Is a Water Flosser as Good as Flossing?

Is a Water Flosser as Good as Flossing?

Is a Water Flosser as Good as Traditional Dental Floss?

An oral irrigator (or water flosser) is an at-home device used to remove plaque and debris between teeth and around the gum line. Often used as an alternative for dental floss, the water flosser was developed in 1962 by a dentist and engineer. The ADA says, “Water flossing is a way to clean between and around your teeth. A water flosser is a handheld device that sprays streams of water in steady pulses. The water, like traditional floss, removes food from between teeth.”

But does this handheld pressure washer for your teeth do a better job than traditional floss? According to the dental community, standard dental floss is generally considered the most effective tool for cleaning between teeth, however, this doesn’t mean a water flosser is not a good option for removing plaque, especially if paired with traditional flossing. Moreover, water flossers are particularly helpful in certain kinds of situations. Before we tackle the types of situations for water flossing, let’s talk about the benefits of flossing in general.

Why You Should Floss

By and large, experts say that dental floss has a long history of controlling plaque and gingivitis. According to the American Dental Association:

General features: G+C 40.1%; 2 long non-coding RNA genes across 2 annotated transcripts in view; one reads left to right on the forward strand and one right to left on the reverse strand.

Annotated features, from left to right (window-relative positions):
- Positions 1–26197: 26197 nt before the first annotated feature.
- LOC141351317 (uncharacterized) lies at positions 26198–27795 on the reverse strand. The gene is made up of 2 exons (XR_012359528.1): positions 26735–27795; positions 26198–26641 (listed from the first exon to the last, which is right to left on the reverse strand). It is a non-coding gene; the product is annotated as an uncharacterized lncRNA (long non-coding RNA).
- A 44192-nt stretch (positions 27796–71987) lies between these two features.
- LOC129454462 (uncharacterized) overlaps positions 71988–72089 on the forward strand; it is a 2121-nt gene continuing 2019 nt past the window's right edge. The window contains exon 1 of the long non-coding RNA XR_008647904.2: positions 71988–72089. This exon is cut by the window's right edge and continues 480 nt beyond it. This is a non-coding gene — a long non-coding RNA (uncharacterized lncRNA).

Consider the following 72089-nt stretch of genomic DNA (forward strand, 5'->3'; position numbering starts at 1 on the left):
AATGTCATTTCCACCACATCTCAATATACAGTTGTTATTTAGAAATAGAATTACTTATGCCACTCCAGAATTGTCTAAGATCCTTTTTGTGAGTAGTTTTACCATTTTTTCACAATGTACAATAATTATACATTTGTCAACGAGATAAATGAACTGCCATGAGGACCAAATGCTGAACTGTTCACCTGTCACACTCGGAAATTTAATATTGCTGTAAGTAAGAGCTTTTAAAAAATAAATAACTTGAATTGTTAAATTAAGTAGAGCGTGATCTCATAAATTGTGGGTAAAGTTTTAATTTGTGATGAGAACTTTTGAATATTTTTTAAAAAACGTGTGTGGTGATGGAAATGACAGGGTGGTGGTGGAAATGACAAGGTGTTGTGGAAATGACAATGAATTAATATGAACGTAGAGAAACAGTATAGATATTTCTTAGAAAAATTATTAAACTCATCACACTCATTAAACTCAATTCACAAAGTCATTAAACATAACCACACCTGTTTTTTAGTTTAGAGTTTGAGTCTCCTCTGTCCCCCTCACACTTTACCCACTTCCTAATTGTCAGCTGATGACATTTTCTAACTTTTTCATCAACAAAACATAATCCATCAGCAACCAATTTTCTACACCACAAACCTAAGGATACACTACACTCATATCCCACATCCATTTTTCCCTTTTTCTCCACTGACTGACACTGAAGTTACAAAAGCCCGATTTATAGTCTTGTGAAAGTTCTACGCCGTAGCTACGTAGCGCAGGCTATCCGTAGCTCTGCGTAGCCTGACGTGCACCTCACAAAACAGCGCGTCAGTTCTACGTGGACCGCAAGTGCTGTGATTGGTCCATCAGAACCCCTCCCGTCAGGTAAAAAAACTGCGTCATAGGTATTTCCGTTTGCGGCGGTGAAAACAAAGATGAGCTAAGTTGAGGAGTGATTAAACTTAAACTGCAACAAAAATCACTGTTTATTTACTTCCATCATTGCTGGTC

Interdental cleaning helps remove debris and interproximal dental plaque, the plaque that collects between two teeth; dental floss and other interdental cleaners help clean these hard-to-reach tooth surfaces and reduce the likelihood of gum disease and tooth decay.

Use of an interdental cleaner (like floss) is an essential part of taking care of your teeth and gums; the U.S. Department of Health and Human Services reaffirmed flossing as “an important oral hygiene practice” in an August 2016 communication to the ADA.

Interdental cleaners come in a wide range of options from waxed and unwaxed thread floss to water flossers. Each has their pros and cons, but the most important thing, according to dentists, is that you clean your teeth regularly (twice a day to be exact).

Who Would Benefit from Using a Water Flosser?

If you are having trouble using your hands to floss (arthritis, for example), or have braces, permanent or temporary bridges, and/or implants, then you might be a good water-flosser candidate. The high-powered stream of water can reach places that traditional floss cannot access. Plus, the device is light-weight and easy to handle.

Are there are drawbacks to using a water flosser? Disadvantages include:


The general consensus in the dental community is that water flossers can be an excellent solution to traditional floss for those people with dexterity issues, or those with restorative or orthodontic treatment.

If you are having trouble flossing or have questions about which floss to use, contact your dental office to make an appointment. Your dentist can offer support and recommend the type of interdental cleaning tool best for your dental health.